Europe Throws in Towel

It is a sign that gasoline-electric hybrid vehicles have become the height of fashion in powertrain circles when auto makers use the Frankfurt auto show, in the heart of diesel-crazy Europe, to join the rage. Japan is the birthplace of the modern hybrid. North America is the biggest market. And Europe is its worst critic. Japanese auto makers lead the field in sales, technology and ambitious forecasts.

It is a sign that gasoline-electric hybrid vehicles have become the height of fashion in powertrain circles when auto makers use the Frankfurt auto show, in the heart of diesel-crazy Europe, to join the rage.

Japan is the birthplace of the modern hybrid. North America is the biggest market. And Europe is its worst critic.

Japanese auto makers lead the field in sales, technology and ambitious forecasts. Toyota plans hybrid versions of everything in its lineup.

In North America, Ford leads the pack and says it will offer about 250,000 Ford, Mercury and Lincoln hybrids by 2010. General Motors and Chrysler have paired up to try to recover lost ground, with plans to put the technology in vehicles starting in 2007.

In Europe, where more than half the vehicles on the road have diesels, hybrid has been a bit of a dirty word.

But now virtually all have thrown in the towel.

BMW recently joined the GM-Chrysler partnership to speed development of an advanced hybrid system for use by all. In the meantime, at the Frankfurt show is a hybrid BMW X3, a Mercedes S-Class with a starter-alternator and the Smart Crosstown 2-door convertible hybrid concept.

Audi and Porsche announced a partnership to develop a hybrid system for the Audi Q7 and Porsche Cayenne cross/utility vehicles.

Volkswagen says it has developed technology with the flexibility to mate electric motors to a variety of powertrains and plans to do so, starting in 2008, on the VW Jetta and Q7 for North America and on the VW Touran for China.

VW CEO Bernd Pischetsrieder is by no means a hybrid convert. “On normal distances, hybrid is nonsense,” he says, lamenting the cost of combining two powertrains when a single diesel is more consistently efficient while providing a torque-induced spirited ride.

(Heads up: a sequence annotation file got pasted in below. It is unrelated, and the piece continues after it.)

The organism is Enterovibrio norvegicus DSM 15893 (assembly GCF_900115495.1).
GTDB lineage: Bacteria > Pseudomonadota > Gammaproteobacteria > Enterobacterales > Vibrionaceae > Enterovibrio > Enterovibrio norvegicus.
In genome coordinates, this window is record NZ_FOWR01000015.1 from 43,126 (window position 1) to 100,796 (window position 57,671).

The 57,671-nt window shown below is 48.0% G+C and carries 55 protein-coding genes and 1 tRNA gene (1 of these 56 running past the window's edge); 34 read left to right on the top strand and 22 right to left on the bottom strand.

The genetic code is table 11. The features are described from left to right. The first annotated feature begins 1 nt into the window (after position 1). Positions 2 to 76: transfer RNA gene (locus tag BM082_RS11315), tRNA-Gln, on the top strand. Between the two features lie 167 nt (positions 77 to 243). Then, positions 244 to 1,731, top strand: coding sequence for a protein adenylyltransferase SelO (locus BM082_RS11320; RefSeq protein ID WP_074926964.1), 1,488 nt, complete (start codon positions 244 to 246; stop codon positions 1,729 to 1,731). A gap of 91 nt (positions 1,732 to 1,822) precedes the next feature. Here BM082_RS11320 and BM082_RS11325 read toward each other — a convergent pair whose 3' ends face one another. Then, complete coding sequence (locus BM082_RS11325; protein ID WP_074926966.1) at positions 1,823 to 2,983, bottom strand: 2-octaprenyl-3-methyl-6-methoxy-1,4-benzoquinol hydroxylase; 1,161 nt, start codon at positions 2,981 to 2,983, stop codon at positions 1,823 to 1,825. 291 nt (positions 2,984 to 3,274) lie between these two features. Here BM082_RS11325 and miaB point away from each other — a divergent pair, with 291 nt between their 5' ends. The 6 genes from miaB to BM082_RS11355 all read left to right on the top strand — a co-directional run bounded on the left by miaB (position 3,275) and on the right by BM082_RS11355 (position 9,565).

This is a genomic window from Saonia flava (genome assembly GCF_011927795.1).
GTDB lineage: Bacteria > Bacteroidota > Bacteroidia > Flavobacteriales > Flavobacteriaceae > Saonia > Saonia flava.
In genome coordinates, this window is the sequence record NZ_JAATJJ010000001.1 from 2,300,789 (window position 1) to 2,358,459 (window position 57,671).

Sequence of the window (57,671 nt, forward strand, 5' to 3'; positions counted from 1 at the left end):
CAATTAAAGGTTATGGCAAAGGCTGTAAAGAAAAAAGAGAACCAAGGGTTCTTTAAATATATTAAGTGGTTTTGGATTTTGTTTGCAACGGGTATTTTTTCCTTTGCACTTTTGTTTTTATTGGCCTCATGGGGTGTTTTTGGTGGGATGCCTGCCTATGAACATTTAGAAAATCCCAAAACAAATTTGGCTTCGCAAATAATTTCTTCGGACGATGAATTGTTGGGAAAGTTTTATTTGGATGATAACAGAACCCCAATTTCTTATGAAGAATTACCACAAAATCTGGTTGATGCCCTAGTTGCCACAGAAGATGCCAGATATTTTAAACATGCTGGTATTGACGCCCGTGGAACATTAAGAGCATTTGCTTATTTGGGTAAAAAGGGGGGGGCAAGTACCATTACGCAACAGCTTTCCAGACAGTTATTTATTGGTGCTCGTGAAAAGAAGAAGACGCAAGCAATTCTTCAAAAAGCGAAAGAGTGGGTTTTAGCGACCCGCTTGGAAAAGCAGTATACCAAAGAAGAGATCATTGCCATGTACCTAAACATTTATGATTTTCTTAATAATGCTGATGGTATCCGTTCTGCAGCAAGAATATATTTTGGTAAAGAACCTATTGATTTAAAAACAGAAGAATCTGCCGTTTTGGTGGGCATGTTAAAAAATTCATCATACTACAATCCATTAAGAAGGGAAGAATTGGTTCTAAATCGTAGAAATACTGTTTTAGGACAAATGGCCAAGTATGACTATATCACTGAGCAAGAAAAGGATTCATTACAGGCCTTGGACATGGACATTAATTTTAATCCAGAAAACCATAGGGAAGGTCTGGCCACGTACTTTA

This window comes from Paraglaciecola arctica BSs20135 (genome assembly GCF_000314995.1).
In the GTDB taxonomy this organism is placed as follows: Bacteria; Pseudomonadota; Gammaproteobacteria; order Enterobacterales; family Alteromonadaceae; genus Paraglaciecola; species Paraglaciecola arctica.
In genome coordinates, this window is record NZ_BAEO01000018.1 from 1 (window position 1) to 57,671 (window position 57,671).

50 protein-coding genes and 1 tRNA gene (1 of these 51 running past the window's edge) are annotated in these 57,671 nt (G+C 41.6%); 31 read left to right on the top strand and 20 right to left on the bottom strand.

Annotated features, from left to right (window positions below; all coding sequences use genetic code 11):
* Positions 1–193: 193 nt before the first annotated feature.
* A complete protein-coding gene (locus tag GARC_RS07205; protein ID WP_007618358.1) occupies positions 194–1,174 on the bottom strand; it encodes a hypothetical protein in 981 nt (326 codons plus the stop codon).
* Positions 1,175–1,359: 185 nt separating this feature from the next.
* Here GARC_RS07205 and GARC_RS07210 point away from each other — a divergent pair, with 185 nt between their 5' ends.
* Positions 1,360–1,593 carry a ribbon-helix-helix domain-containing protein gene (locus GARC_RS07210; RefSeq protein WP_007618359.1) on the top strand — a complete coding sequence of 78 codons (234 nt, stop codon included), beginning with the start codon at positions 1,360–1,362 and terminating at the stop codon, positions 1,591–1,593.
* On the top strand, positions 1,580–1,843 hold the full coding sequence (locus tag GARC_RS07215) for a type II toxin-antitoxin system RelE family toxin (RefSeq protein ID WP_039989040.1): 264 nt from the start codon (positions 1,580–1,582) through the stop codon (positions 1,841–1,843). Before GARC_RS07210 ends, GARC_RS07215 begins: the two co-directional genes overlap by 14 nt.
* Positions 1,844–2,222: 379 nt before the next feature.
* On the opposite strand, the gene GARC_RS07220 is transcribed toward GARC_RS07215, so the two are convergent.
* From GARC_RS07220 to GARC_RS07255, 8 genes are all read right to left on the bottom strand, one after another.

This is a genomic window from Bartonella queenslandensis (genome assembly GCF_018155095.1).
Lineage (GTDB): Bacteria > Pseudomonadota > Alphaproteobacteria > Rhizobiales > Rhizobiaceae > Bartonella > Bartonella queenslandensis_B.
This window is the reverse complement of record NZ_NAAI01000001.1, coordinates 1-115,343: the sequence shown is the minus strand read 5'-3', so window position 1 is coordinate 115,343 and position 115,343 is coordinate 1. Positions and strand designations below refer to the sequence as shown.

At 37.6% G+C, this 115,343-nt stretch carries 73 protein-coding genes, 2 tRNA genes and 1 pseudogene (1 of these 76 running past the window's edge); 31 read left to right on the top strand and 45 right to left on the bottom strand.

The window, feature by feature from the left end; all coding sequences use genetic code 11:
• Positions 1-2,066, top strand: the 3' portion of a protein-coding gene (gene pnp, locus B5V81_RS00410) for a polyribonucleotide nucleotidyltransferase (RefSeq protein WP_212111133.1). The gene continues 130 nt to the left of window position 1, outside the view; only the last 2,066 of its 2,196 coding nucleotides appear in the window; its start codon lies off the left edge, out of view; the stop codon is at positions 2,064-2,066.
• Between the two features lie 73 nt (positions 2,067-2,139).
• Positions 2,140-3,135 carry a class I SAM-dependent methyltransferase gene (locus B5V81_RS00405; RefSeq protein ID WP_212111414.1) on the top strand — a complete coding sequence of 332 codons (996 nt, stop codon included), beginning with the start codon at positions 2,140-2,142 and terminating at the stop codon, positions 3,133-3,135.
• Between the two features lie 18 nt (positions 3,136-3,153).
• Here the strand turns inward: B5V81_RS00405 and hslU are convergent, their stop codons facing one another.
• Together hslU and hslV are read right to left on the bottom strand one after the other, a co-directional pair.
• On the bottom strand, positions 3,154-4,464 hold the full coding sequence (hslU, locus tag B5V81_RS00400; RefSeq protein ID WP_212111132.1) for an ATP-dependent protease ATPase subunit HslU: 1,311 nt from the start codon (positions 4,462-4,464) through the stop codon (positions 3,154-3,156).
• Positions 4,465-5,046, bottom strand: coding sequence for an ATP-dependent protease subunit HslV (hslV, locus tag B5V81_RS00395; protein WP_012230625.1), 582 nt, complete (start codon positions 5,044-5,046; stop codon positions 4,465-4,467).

Backing him up is a recent road test by German trade magazine Auto Bild in which a Mercedes CUV with a diesel proves more fuel efficient than a Lexus RX 400h hybrid in a drive from New York to San Francisco.

It reinforces the industry consensus that diesels are more efficient for distance driving; hybrids are better for stop-and-go city driving.

But, Pischetsrieder acquiesces, hybrids are fashionable right now in the U.S., and what the consumer wants, the consumer shall have.

They also may become more fashionable in Europe, where a number of countries now offer tax breaks and other incentives to HEV buyers.

And there is a compelling reason for offering hybrids in China: Cities such as Beijing ban diesel engines.

The reality is most hybrid owners will not recoup the extra cost through lower prices at the pump.

As such, the purchase may not be logical. But is it any more irrational than paying a premium for a 7L V-8 producing 500 hp in the Corvette Z06 when speed limits and congestion all but guarantee it rarely will be used to its potential?

Both purchases make a statement.

And it is the consumers' to make.

Alisa Priddle is editor of Ward's Automotive Reports.

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